Mon Jul 9, 2007
Having a reputation as a Meatmaster can have definite advantages. After Meatwaver Marissa instructed her father in the ways of the Meatwave, he promptly went online and submitted an order for a shipment of meat to be delivered to her, which ended up being a new bounty of meat that she decided to share with me. Ordering meat online totally confounds me. No matter if I'm at the butcher or a supermarket, I always end up looking at many, many (sometimes all) pieces of meat on hand before settling on the one that will make the journey home with me. The inability to inspect your meat before purchasing seems like you're just asking for trouble, but I do know people (including my mother) who swear by Omaha Steaks, so I was actually excited to hear about this order headed our way so I can see first hand how the mail makes meat that much more delicious.
Marissa's father didn't hold back on his ordering, which tends to always happen to me too when I'm ordering anything online. A stryrofoam case arrived on the doorstep that had all of the following packed in dry ice: 4 top sirloin steaks, 4 pork loin chops, 4 chicken breasts, 4 fillets of stuffed sole, hot dogs, and stuffed baked potatoes. A true feast if I've ever seen one, but in order to keep the meaty goodness going for as long as possible, we started with just one item, the top sirloin steaks.
The steaks came individually vacuumed packed, each perfectly one portion. I can definitely see the attraction of having such a convince just laying around in your freezer, especially if you're only cooking for one. This makes steak a very easy and quick meal to cook any given night. I was cooking for 4, so I let all of the steaks defrost in the fridge for about 24 hours, which worked great on two of the steaks, while the other 2 needed some extra time in cold running water to get them all of the way there.
Once the steaks were defrosted, I opened the vacuum seals and gave each side some salt and pepper and let them sit out to come up to room temperature while I prepared the grill. The steaks were fist size, about 3 inches diameter and 1 1/2 inches tall. This size steak is great for grilling, they don't cook too quickly, giving more time to monitor doneness and develop a good sear. For this reason, I suggest this size of steak for newbies at steak cookery.
I had 2 orders for medium, 1 medium-well, and a medium rare to rare for myself. These steaks were a snap to cook to order, a simple push on the meat to feel the tenderness was all I needed to gauge their current state, while I often find myself needing a thermometer for thinner or thicker cuts to get steak cooked correctly. After pulling them off the grill I let them sit, covered in foil, for 15 minutes in order to let the juices redistribute.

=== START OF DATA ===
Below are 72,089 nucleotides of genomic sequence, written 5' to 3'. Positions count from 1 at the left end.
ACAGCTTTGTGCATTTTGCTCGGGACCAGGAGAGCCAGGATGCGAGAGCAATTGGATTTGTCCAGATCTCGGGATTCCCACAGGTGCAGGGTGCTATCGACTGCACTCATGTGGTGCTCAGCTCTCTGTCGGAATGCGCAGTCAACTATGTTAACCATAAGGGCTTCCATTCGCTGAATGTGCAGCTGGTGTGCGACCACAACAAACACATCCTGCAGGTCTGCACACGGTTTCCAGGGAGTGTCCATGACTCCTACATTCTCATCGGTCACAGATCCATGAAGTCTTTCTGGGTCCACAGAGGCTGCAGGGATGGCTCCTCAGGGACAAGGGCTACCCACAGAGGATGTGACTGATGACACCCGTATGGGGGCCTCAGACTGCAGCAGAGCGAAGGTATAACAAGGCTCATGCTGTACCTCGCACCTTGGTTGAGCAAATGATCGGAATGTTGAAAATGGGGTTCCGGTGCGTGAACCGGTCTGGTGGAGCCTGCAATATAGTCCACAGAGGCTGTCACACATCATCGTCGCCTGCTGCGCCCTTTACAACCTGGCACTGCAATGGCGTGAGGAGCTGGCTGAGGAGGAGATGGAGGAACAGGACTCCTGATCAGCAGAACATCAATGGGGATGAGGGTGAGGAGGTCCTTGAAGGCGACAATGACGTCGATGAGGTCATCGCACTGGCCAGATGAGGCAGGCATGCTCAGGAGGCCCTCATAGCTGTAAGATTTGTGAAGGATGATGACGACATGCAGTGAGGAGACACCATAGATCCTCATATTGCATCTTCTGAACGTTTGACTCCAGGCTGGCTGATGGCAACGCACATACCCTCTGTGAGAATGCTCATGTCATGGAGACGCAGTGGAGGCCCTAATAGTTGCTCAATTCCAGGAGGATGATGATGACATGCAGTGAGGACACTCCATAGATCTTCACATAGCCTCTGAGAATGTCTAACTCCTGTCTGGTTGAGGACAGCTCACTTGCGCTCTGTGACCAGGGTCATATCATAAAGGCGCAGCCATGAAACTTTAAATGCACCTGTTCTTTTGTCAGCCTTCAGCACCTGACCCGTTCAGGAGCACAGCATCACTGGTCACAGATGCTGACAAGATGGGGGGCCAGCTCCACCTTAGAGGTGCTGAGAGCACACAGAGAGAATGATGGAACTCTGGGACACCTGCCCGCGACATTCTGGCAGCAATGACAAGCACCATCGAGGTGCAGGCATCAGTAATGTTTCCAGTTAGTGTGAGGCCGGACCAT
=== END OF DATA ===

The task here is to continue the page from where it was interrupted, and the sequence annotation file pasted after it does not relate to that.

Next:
I was cooking these steaks impress, since I wanted to make sure Marissa made a good choice in entrusting her meat with me. Steak with salt and pepper is usually fine enough by itself, but I served these with caramelized onions and a red wine sauce. Normally for a sauce I'd cook the steaks in a skillet and build the sauce using the leftover browned bits, but that's not grilling, so that's not The Meatwave. Instead I just used the browned bits of the caramelized onions and the accumulated juices from the resting steaks and ended up with a sauce just as tasty as any others I've made before.
So the final meat verdict? I'm still sticking with the butcher. Although the flavor of the steaks were just fine, some had too much fat for a quick sear sirloin and ended up a little on the chewy side, which could be avoided by picking out my own steaks to inspect the fat marbling first hand. The steaks cooked medium and medium were all well received, but my medium rare was not as juicy (bloody) as I usually expect. I don't know if this is a result of the freshness or the quality of Omaha Steaks, but not knowing why bothers me and is hard to ascertain with mail order steak. From all the cuts of meat Marissa received, I think steak is probably the most important to pick out yourself at a butcher, and knowing that, I'm still keeping my hopes up that the pork and chicken might lead me to mail-order-meat enlightenment.
Grilled Top Sirloin Steak w/ Caramelized Onions and Red Wine Sauce
Red Wine Sauce Recipe adapted from The America's Test Kitchen Family Cookbook
4 top sirloin steaks, about 8 oz each
1 tablespoon vegetable oil
2 Vidalia onions, sliced into strips
1 shallot, minced
3/4 cup low sodium chicken broth
1/2 cup dry red wine
2 teaspoons brown sugar
3 tablespoons unsalted butter, cut into 3 pieces and chilled
1 teaspoon minced fresh thyme
Salt and pepper
Heat oil in a medium sauce pan over medium heart until shimmering. Add the onions and a pinch of salt. Cook onions until deep brown and syrupy, about 1 hour, stirring occasionally and scrapping up browned bits from the bottom of the pan. Remove onions to a small bowl, leaving as much oil in the pan as possible.
Salt and pepper both sides of the steaks and allow to sit out to rise to room temperature while preparing the grill. Light 1 chimney of charcoal, and when lit, dump out on the charcoal grate. Grill steaks directly over the coals until desired doneness. Remove steaks to a plate and cover with foil and allow to rest 10-15 minutes.
Heat oil remaining in the saucepan over medium-high heat until shimmering. Add the shallot and cook until softened, about 2 minutes. Stir in the broth, wine, and brown sugar, scraping up any browned bits, and simmer until thickened, about 15 minutes.
Stir in accumulated meat juice. Turn the heat to low and whisk in the butter, one piece at a time. Off the heat, stir in the thyme and season with salt and pepper to taste. Spoon onions and sauce over the steaks before serving.